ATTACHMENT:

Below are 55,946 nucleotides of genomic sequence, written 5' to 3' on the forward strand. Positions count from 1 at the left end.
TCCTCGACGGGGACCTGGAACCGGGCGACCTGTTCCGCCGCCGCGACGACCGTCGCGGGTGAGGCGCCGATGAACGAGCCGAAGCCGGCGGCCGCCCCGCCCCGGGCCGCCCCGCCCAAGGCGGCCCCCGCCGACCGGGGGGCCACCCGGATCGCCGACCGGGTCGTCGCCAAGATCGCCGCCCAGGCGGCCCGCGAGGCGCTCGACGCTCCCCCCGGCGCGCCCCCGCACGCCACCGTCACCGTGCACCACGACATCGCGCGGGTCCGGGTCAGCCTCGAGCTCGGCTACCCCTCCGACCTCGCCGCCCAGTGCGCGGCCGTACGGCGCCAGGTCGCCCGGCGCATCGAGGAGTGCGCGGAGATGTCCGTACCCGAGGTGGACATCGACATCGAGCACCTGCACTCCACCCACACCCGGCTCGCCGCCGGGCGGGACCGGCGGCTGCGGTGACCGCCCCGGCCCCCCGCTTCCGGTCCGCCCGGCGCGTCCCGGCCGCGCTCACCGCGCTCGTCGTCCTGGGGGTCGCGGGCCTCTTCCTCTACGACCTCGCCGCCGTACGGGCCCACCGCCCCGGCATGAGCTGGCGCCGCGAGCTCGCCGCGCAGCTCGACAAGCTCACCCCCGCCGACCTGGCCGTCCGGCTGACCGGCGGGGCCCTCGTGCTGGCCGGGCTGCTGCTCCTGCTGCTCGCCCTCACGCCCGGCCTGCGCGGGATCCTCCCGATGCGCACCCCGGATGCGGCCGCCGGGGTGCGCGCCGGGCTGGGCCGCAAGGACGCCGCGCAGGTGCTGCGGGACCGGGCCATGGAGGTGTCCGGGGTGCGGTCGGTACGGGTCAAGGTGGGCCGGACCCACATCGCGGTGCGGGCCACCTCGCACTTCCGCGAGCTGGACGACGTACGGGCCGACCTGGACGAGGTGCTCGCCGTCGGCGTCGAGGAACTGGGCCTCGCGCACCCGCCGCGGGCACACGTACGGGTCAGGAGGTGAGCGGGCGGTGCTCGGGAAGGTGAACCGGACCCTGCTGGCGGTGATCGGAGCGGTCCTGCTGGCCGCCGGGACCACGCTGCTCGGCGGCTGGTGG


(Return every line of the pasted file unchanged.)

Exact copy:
Below are 55,946 nucleotides of genomic sequence, written 5' to 3' on the forward strand. Positions count from 1 at the left end.
TCCTCGACGGGGACCTGGAACCGGGCGACCTGTTCCGCCGCCGCGACGACCGTCGCGGGTGAGGCGCCGATGAACGAGCCGAAGCCGGCGGCCGCCCCGCCCCGGGCCGCCCCGCCCAAGGCGGCCCCCGCCGACCGGGGGGCCACCCGGATCGCCGACCGGGTCGTCGCCAAGATCGCCGCCCAGGCGGCCCGCGAGGCGCTCGACGCTCCCCCCGGCGCGCCCCCGCACGCCACCGTCACCGTGCACCACGACATCGCGCGGGTCCGGGTCAGCCTCGAGCTCGGCTACCCCTCCGACCTCGCCGCCCAGTGCGCGGCCGTACGGCGCCAGGTCGCCCGGCGCATCGAGGAGTGCGCGGAGATGTCCGTACCCGAGGTGGACATCGACATCGAGCACCTGCACTCCACCCACACCCGGCTCGCCGCCGGGCGGGACCGGCGGCTGCGGTGACCGCCCCGGCCCCCCGCTTCCGGTCCGCCCGGCGCGTCCCGGCCGCGCTCACCGCGCTCGTCGTCCTGGGGGTCGCGGGCCTCTTCCTCTACGACCTCGCCGCCGTACGGGCCCACCGCCCCGGCATGAGCTGGCGCCGCGAGCTCGCCGCGCAGCTCGACAAGCTCACCCCCGCCGACCTGGCCGTCCGGCTGACCGGCGGGGCCCTCGTGCTGGCCGGGCTGCTGCTCCTGCTGCTCGCCCTCACGCCCGGCCTGCGCGGGATCCTCCCGATGCGCACCCCGGATGCGGCCGCCGGGGTGCGCGCCGGGCTGGGCCGCAAGGACGCCGCGCAGGTGCTGCGGGACCGGGCCATGGAGGTGTCCGGGGTGCGGTCGGTACGGGTCAAGGTGGGCCGGACCCACATCGCGGTGCGGGCCACCTCGCACTTCCGCGAGCTGGACGACGTACGGGCCGACCTGGACGAGGTGCTCGCCGTCGGCGTCGAGGAACTGGGCCTCGCGCACCCGCCGCGGGCACACGTACGGGTCAGGAGGTGAGCGGGCGGTGCTCGGGAAGGTGAACCGGACCCTGCTGGCGGTGATCGGAGCGGTCCTGCTGGCCGCCGGGACCACGCTGCTCGGCGGCTGGTGG